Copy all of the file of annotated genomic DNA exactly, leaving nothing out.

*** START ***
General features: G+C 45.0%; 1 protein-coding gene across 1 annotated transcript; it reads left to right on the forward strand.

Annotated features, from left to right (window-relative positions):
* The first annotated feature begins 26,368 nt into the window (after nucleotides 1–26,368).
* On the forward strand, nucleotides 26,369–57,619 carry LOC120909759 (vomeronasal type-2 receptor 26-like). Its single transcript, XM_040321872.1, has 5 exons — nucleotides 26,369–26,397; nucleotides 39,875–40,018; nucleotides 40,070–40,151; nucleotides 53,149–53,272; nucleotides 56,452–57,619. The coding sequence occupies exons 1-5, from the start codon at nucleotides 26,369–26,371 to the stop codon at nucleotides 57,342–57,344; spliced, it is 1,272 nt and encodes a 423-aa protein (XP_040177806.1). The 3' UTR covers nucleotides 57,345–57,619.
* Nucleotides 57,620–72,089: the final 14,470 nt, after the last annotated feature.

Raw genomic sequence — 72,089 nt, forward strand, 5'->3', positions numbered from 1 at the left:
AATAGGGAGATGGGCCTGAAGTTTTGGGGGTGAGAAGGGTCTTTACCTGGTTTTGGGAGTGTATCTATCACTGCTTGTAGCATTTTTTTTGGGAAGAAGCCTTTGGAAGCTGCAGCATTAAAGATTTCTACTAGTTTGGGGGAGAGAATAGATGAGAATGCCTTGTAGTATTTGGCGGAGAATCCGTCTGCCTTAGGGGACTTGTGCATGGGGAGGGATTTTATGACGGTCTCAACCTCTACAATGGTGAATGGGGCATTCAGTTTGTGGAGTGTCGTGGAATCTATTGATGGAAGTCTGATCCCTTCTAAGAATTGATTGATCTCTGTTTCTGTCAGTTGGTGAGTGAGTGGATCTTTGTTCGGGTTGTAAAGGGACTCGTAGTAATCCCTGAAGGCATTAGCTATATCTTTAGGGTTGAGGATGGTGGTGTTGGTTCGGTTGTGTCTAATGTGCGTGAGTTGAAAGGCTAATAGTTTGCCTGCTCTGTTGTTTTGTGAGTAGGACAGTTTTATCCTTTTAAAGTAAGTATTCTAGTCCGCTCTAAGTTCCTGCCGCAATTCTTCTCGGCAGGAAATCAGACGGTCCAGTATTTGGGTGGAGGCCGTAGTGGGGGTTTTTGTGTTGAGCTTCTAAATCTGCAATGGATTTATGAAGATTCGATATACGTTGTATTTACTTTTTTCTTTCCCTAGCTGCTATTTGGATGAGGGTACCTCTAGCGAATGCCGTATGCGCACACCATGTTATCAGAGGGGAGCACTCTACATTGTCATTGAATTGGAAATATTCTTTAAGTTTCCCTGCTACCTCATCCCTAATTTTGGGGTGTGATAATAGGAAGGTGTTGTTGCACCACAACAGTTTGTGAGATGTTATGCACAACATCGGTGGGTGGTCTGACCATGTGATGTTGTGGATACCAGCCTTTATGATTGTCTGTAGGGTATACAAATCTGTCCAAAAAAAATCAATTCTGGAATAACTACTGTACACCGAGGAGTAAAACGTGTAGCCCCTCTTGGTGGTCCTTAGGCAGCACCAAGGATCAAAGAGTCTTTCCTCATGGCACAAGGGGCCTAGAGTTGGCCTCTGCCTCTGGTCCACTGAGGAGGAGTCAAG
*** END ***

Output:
General features: G+C 45.0%; 1 protein-coding gene across 1 annotated transcript; it reads left to right on the forward strand.

Annotated features, from left to right (window-relative positions):
* The first annotated feature begins 26,368 nt into the window (after nucleotides 1–26,368).
* On the forward strand, nucleotides 26,369–57,619 carry LOC120909759 (vomeronasal type-2 receptor 26-like). Its single transcript, XM_040321872.1, has 5 exons — nucleotides 26,369–26,397; nucleotides 39,875–40,018; nucleotides 40,070–40,151; nucleotides 53,149–53,272; nucleotides 56,452–57,619. The coding sequence occupies exons 1-5, from the start codon at nucleotides 26,369–26,371 to the stop codon at nucleotides 57,342–57,344; spliced, it is 1,272 nt and encodes a 423-aa protein (XP_040177806.1). The 3' UTR covers nucleotides 57,345–57,619.
* Nucleotides 57,620–72,089: the final 14,470 nt, after the last annotated feature.

Raw genomic sequence — 72,089 nt, forward strand, 5'->3', positions numbered from 1 at the left:
AATAGGGAGATGGGCCTGAAGTTTTGGGGGTGAGAAGGGTCTTTACCTGGTTTTGGGAGTGTATCTATCACTGCTTGTAGCATTTTTTTTGGGAAGAAGCCTTTGGAAGCTGCAGCATTAAAGATTTCTACTAGTTTGGGGGAGAGAATAGATGAGAATGCCTTGTAGTATTTGGCGGAGAATCCGTCTGCCTTAGGGGACTTGTGCATGGGGAGGGATTTTATGACGGTCTCAACCTCTACAATGGTGAATGGGGCATTCAGTTTGTGGAGTGTCGTGGAATCTATTGATGGAAGTCTGATCCCTTCTAAGAATTGATTGATCTCTGTTTCTGTCAGTTGGTGAGTGAGTGGATCTTTGTTCGGGTTGTAAAGGGACTCGTAGTAATCCCTGAAGGCATTAGCTATATCTTTAGGGTTGAGGATGGTGGTGTTGGTTCGGTTGTGTCTAATGTGCGTGAGTTGAAAGGCTAATAGTTTGCCTGCTCTGTTGTTTTGTGAGTAGGACAGTTTTATCCTTTTAAAGTAAGTATTCTAGTCCGCTCTAAGTTCCTGCCGCAATTCTTCTCGGCAGGAAATCAGACGGTCCAGTATTTGGGTGGAGGCCGTAGTGGGGGTTTTTGTGTTGAGCTTCTAAATCTGCAATGGATTTATGAAGATTCGATATACGTTGTATTTACTTTTTTCTTTCCCTAGCTGCTATTTGGATGAGGGTACCTCTAGCGAATGCCGTATGCGCACACCATGTTATCAGAGGGGAGCACTCTACATTGTCATTGAATTGGAAATATTCTTTAAGTTTCCCTGCTACCTCATCCCTAATTTTGGGGTGTGATAATAGGAAGGTGTTGTTGCACCACAACAGTTTGTGAGATGTTATGCACAACATCGGTGGGTGGTCTGACCATGTGATGTTGTGGATACCAGCCTTTATGATTGTCTGTAGGGTATACAAATCTGTCCAAAAAAAATCAATTCTGGAATAACTACTGTACACCGAGGAGTAAAACGTGTAGCCCCTCTTGGTGGTCCTTAGGCAGCACCAAGGATCAAAGAGTCTTTCCTCATGGCACAAGGGGCCTAGAGTTGGCCTCTGCCTCTGGTCCACTGAGGAGGAGTCAAG